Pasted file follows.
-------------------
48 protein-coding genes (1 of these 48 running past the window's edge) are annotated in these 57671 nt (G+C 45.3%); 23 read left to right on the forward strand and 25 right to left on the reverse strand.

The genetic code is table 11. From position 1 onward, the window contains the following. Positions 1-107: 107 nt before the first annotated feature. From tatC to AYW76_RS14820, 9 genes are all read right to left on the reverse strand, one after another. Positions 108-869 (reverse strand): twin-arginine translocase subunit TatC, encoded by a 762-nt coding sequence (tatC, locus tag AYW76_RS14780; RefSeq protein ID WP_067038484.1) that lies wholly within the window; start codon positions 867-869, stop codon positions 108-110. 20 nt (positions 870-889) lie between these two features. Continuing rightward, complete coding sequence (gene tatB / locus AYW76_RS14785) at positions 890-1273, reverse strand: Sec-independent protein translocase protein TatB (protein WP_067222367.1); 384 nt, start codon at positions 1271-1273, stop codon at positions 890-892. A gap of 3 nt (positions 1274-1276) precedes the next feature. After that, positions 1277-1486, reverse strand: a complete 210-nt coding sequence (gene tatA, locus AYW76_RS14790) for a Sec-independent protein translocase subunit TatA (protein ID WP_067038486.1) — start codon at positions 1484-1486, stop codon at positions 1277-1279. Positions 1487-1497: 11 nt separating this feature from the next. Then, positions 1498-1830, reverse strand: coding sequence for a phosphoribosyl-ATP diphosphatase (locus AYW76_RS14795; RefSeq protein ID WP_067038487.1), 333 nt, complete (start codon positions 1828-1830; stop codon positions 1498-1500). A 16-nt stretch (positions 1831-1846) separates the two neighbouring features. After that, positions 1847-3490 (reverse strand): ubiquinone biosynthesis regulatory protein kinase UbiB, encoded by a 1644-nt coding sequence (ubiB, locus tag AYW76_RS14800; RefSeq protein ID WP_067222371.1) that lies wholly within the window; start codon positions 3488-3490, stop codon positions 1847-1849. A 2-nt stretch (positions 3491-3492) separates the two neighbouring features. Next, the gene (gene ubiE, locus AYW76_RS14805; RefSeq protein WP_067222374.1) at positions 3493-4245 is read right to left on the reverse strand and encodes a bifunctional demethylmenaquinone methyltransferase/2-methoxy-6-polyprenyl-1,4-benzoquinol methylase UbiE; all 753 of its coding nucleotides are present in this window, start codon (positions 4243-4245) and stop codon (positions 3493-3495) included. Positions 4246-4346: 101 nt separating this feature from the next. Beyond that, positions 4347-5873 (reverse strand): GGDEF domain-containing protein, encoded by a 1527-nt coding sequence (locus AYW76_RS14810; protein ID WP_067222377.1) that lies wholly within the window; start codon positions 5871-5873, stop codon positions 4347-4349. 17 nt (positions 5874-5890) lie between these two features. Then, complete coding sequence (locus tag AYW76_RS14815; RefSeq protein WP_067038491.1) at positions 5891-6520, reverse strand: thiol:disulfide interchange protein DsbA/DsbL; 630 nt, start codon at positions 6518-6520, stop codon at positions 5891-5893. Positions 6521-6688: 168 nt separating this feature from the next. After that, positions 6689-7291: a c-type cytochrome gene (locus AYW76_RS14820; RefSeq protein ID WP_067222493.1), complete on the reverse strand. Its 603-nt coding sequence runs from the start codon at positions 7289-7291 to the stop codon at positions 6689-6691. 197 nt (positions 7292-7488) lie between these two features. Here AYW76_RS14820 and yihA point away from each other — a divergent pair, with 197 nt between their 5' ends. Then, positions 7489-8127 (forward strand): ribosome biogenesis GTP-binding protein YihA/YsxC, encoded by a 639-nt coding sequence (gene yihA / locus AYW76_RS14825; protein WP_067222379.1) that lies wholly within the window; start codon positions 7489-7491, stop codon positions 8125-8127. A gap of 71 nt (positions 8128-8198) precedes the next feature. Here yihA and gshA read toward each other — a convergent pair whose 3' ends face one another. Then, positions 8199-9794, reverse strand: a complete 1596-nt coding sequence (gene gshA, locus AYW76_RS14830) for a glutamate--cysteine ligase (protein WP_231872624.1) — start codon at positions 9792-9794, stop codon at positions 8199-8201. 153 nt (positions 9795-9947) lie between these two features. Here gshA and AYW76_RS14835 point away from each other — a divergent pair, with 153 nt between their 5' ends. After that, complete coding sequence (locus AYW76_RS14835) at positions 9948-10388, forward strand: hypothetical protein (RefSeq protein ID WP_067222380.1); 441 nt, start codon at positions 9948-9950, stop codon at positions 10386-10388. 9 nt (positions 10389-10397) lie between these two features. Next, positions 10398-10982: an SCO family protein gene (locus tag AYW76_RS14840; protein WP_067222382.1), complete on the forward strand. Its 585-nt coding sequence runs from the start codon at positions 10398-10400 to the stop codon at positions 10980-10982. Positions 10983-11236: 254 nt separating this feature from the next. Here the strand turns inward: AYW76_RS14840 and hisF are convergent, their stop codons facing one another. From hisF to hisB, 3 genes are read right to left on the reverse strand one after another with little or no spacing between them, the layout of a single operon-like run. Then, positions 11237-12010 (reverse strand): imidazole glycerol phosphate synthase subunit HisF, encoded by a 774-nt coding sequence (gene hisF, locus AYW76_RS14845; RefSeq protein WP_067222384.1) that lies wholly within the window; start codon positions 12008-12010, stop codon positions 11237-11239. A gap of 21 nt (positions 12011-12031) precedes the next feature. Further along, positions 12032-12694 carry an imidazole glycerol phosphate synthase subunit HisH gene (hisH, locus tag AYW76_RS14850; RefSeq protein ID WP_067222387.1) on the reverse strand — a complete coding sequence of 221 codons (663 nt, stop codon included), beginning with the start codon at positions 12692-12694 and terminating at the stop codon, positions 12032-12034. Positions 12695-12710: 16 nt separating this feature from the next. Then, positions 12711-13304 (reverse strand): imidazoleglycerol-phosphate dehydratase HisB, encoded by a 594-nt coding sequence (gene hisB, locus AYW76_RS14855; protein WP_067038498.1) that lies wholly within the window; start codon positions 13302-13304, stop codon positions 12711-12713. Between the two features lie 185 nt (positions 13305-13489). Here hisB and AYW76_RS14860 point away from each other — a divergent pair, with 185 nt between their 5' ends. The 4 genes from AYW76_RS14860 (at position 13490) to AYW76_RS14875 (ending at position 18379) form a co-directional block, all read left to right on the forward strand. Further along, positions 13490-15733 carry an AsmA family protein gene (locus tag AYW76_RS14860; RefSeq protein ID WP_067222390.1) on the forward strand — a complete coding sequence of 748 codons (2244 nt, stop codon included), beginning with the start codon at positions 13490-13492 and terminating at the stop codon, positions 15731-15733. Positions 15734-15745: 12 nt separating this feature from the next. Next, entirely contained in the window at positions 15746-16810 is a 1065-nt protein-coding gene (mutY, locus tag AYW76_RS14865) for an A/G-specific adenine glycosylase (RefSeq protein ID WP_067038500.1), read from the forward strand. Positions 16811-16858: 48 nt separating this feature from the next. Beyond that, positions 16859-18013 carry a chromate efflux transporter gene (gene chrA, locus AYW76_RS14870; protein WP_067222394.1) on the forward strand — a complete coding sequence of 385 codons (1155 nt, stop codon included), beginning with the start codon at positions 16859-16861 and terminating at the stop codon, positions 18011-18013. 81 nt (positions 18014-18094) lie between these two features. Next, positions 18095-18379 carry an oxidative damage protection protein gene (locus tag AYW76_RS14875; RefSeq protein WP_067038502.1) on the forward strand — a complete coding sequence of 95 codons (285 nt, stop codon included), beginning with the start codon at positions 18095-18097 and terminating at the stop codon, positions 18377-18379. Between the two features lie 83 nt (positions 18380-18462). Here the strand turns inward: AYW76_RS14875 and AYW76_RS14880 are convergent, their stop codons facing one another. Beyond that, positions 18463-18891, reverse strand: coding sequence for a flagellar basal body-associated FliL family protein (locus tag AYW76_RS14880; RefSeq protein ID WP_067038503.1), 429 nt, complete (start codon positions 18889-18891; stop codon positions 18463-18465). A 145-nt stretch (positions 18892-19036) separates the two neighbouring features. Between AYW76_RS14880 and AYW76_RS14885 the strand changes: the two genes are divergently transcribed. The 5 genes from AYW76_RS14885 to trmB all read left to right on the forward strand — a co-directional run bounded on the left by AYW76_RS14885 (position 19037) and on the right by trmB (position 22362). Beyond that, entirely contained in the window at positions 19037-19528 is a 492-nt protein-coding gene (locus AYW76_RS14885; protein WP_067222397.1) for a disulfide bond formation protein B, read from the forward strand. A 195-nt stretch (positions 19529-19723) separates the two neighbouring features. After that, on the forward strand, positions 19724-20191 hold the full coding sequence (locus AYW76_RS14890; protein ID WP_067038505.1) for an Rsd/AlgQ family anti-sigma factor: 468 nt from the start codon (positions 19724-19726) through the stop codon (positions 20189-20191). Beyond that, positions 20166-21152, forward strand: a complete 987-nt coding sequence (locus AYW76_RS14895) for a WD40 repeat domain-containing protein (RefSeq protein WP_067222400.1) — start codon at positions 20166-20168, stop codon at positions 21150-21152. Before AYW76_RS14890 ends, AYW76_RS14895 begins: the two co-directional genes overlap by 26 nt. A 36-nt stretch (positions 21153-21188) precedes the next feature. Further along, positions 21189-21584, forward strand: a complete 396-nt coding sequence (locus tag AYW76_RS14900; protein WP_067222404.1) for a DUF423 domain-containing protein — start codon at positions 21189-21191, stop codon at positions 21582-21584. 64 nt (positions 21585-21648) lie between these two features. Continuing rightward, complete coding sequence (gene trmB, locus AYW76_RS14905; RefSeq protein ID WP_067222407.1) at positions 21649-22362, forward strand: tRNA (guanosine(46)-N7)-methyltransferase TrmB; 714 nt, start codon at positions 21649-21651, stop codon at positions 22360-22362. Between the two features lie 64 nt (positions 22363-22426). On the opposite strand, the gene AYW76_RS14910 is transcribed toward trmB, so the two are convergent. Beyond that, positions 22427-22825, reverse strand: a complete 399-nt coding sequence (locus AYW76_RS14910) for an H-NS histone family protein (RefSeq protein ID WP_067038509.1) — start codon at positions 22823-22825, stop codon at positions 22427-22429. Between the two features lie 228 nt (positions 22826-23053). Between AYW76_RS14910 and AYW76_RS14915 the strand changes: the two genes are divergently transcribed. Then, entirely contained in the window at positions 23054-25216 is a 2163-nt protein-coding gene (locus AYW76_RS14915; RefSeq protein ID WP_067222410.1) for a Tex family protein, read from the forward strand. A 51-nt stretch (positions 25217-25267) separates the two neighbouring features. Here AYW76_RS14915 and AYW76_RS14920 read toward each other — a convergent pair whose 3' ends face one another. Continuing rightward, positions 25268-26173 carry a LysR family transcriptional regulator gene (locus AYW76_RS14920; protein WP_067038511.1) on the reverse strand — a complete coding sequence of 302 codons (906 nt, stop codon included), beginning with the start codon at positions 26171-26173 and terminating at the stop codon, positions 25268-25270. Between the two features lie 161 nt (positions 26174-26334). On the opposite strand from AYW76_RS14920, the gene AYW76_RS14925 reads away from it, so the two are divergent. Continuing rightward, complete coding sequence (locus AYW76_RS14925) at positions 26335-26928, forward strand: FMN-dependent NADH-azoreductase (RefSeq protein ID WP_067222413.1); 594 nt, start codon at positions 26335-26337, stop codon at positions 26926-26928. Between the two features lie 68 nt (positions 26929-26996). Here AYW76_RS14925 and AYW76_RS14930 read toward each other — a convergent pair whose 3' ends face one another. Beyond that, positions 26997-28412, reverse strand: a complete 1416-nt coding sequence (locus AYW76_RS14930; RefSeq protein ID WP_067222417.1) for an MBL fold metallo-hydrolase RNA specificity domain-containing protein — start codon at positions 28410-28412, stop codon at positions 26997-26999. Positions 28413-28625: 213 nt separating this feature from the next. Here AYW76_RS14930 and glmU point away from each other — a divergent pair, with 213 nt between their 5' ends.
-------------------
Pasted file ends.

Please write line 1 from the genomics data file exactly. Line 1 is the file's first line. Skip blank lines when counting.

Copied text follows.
48 protein-coding genes (1 of these 48 running past the window's edge) are annotated in these 57671 nt (G+C 45.3%); 23 read left to right on the forward strand and 25 right to left on the reverse strand.